Monsters of Rock: Coal miners are writing angry letters to quell potential ‘windfall’ tax
Yet another battle for the hearts and minds of the Australian people between our bureaucrats and dominant mining sector is quietly brewing.
Whitehaven Coal (ASX:WHC), released a rare public statement today calling on the Feds to rule out a ‘windfall profits’ tax on Australian thermal coal exports.
Stemming from an energy price crisis on the east coast which saw the Albanese Government’s Industry Minister Ed Husic accuse the gas sector of greed a fortnight ago, concerns have grown that gas and coal producers receiving record prices for their commodities could face a ‘super profits tax’.
Echoing the stand-off between WA’s big iron ore miners and the Rudd Government with the Mineral Resource Rents Tax in 2010, which saw the mining sector lead a large and ultimately successful PR campaign against the policy, Whitehaven said the Government needed to ‘clarify its position’.
“Further taxing our coal exports won’t make electricity cheaper for Australian consumers, it will just cost jobs and undermine our reputation as a reliable trading partner,” Whitehaven said.
“The rising cost of living is something the Government must address but a new tax will never be a cure for high domestic energy prices.
“From the Government’s proposed industrial relations and pattern bargaining changes, to the implementation of what amounts to a carbon tax through the Safeguard Mechanism, its management of the Environment Protection and Biodiversity Conservation Act framework and now, a potential additional tax on coal exports, there are ominous signs emerging that the Government is taking Australian mining for granted.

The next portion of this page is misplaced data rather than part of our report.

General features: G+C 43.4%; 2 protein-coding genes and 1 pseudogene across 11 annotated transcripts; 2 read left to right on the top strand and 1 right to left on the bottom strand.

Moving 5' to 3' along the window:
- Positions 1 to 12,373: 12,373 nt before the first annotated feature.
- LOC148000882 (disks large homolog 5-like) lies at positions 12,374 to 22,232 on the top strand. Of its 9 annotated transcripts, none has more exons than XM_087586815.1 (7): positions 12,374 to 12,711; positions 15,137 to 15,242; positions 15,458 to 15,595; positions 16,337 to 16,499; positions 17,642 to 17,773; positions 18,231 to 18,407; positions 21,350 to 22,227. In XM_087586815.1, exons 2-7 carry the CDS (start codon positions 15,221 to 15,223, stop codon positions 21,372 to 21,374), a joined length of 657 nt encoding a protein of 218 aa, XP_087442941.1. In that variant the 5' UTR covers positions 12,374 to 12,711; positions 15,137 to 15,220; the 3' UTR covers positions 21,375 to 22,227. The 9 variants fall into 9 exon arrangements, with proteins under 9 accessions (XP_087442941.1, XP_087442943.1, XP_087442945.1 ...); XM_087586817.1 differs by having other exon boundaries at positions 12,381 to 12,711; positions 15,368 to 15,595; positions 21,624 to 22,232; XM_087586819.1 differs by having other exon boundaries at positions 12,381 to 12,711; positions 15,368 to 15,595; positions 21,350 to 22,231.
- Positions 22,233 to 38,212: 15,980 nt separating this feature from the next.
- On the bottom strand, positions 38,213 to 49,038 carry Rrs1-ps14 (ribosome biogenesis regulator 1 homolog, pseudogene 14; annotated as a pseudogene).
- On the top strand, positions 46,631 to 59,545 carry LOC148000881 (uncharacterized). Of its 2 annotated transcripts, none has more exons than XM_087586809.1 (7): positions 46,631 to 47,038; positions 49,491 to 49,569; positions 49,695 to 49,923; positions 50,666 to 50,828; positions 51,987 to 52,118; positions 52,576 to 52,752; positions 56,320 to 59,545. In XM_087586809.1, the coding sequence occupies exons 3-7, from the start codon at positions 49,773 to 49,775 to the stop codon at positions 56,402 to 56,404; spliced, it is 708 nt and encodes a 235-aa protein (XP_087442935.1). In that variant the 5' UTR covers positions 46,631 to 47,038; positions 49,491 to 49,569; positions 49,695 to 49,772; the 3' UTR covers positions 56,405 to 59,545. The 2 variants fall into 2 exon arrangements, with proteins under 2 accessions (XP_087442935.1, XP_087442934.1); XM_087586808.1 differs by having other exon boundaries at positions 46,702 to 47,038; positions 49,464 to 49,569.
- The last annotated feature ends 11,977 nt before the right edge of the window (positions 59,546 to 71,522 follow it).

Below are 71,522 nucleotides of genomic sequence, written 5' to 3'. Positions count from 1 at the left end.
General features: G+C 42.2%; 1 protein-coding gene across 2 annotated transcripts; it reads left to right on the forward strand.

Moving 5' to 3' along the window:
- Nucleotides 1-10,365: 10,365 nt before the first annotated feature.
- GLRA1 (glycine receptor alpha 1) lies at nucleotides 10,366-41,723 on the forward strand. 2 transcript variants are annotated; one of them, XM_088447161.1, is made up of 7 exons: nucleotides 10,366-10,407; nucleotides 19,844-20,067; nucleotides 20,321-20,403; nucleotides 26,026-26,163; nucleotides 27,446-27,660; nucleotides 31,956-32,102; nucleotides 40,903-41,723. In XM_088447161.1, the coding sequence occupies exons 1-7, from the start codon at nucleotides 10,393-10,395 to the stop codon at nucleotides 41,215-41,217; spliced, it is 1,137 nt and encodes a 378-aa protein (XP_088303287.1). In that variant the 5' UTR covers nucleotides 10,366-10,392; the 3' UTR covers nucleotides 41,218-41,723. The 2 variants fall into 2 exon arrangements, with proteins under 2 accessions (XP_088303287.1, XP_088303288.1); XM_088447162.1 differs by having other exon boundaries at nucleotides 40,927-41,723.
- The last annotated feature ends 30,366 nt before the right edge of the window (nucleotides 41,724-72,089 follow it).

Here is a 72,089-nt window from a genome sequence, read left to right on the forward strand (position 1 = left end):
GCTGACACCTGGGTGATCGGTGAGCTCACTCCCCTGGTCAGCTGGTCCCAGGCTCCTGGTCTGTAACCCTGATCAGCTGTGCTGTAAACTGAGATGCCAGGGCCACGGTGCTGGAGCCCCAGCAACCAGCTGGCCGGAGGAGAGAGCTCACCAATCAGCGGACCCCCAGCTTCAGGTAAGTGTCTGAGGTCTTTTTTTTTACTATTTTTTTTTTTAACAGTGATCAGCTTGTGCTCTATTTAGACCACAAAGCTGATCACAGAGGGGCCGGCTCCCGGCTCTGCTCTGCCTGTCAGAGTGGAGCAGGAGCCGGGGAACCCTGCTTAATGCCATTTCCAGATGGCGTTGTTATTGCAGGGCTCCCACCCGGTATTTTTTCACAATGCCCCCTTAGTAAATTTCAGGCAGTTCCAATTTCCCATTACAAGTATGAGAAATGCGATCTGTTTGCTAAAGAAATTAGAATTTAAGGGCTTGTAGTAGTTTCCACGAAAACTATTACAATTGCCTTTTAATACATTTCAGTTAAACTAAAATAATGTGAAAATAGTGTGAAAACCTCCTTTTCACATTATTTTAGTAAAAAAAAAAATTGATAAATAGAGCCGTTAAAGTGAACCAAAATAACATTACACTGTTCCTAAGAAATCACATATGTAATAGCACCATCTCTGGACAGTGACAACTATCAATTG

“The compounding nature of the measures the Government is actively considering, or has refused to rule out in the case of a new mining tax, is bad news for jobs and investor confidence and is hard to reconcile with Labor’s stated support for Australian mining – including coal – in its pre-election policy platform.”
Whitehaven made a record net profit after tax of $2 billion in FY22 as the war in Ukraine saw a squeeze on thermal coal supplies that sent them above US$400/t, double previous records to late 2021.
In its plea, WHC says it paid $1b in taxes and royalties in 2022 and will pay more than $2b in FY23.
But it has also made up for lost time, with the rare boom in coal prices being used to soup up returns to shareholders, including a buyback of up to 25% of its stock that could run to $2 billion at current share prices.
Labor Treasurer Jim Chalmers this week distanced himself from the idea of implementing a tax, even as domestic price caps have been put on the agenda.
There have been notable stand-offs this year between governments and miners over the profits they have seen since the Russian invasion.
Notably, Queensland raised royalties from July 1 on local coal mines in the state, potentially raising billions this year, with the introduction of three new tiers above the old $150/t top threshold including a top tier of 40% of each dollar earned above $300/t.
The policy has seen the world’s biggest miner, BHP (ASX:BHP), say it will not invest any growth capex at its Queensland met coal mines and call for its repeal.
Coal miners were among the big winners today as prices lifted overnight, with Whitehaven up 6.32%.
Coronado (ASX:CRN) shares were up 2.94%.
Iron ore miners were generally green with prices generally holding their China led gains this week. Singapore 62% Fe futures were up 2.51% to US$97.10/t today.
Materials lifted 0.5% with energy stocks up 1.19%, as big battery metals stocks also recovered some of their losses from yesterday’s wipeout.